The fact he was at QPR before is almost irrelevant. I’ve never been a huge fan of his, disagreed with the decision to sign him first time around, and thought the club were right to sell him. But by pure coincidence, the one player Rangers could really do with at this point in time happens to be Wayne Routledge.
It’s a loan signing (beyond that, I’d think twice) that works for so many reasons.
As a winger, Routledge is exciting but limited – as his unsuccessful forays into the Premier League have shown.
Part of that is because football’s changed. Fifteen years ago, Routledge would probably have played for England. But the days of a winger sprinting down the flank and slinging in crosses are gone. Defenders at almost every level are wise to it.
But Routledge is a perfect fit for Rangers because he is much more effective in the right-of-centre position he can play in at QPR. That role is made for him.
Coming in from the right wing rather than being glued to it, he can be devastating in the Championship and could yet make an impact at the next level in the future.
I’ve long thought that Routledge is a much greater threat when facing a centre-back rather than a full-back. And he’s dangerous when getting into space between the two, as well.
Jim Magilton felt this too, and moved him in from the wing. It didn’t work particularly well, but I reckon it will this time. Rangers are a different team now.
Routledge is also the perfect counter-balance on one side of a front three to what Tommy Smith offers on the other. Smith is a very clever player, while Routledge offers not only trickery but some much-needed pace, which is something Rangers have been lacking. Ishmael Miller offers this too and, if he can get fit, is capable of frightening the life out of defences.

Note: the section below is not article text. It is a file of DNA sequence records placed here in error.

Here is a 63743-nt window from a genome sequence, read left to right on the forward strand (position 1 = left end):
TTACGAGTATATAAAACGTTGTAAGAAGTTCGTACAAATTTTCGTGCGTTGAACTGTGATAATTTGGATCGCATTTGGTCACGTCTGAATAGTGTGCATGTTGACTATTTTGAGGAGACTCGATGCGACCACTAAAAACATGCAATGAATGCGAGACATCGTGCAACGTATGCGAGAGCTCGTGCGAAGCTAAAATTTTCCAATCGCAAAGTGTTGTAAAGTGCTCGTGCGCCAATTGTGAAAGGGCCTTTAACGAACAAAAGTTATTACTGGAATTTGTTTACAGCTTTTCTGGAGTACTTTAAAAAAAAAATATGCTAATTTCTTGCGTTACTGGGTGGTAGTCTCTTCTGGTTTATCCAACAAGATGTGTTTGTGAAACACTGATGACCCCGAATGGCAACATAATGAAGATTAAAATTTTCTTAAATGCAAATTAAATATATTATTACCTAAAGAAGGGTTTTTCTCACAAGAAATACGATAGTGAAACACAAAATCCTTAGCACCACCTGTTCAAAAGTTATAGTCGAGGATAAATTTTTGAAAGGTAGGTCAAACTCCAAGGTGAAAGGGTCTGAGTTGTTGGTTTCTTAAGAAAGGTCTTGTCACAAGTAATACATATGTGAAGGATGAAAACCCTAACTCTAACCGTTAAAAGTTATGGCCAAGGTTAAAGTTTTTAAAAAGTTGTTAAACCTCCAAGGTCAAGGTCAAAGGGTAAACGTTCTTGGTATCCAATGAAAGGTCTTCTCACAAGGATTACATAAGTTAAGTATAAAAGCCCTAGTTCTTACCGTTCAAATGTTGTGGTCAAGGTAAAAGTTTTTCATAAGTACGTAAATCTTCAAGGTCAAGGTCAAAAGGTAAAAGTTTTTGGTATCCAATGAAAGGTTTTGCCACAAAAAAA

And while Smith and Routledge are very different types of player, where they are similar is that they are equally capable both of pulling out wide and delivering a cross, and of offering a threat through the middle. That’ll be tough for teams to defend against.
Another reason – maybe the biggest – that getting Routledge makes sense is that his pace is now sure to affect the starting position of opposing defenders, who up until now have faced a side that are a bit one-paced. It’s likely to move defences back a few yards, and that will create more space for you-know-who behind the front three.
The signing also gives Rangers an attacking spark should Taarabt miss games, especially while Buzsaky attempts to get fit. And it simply sends out a message to the rest of the division, starting with Coventry, who already faced a tough task on Sunday and will now see the name of Wayne Routledge on the QPR team sheet.
Routledge is the right man at the right time. If I were in Neil Warnock’s shoes, especially since the injury to Jamie Mackie, I’d have been saying to the board: “Get me Wayne Routledge. Never mind what I said about him before.”
Whether it works in the longer term is harder to call, but for the coming months it’s the perfect arrival for Rangers, and the same can be said of Pascal Chimbonda.
He isn’t universally liked for reasons that have been well documented, but people who know Chimbonda well have told me there are few better players to have on board when he has something to aim for.
Chimbonda has never played outside the top division in this country, which speaks for itself. Ability-wise he’s an excellent player, and given Rangers’ position at this crucial time he’s an excellent signing as he can play anywhere across the back four.
There might be some concern that these signings could change the atmosphere in the dressing room. I don’t think that’ll happen. Players arriving at this stage generally enter a dressing room where the atmosphere is already set in stone, and they have little choice but to go with the flow.
That should especially be the case at QPR, who are top of the league and on course to achieve their objective, and have good senior pros in the likes of Derry, Kenny and Hill.
I’m not used to praising QPR for their signings. It doesn’t happen very often. But 10 out of 10 for these, no question.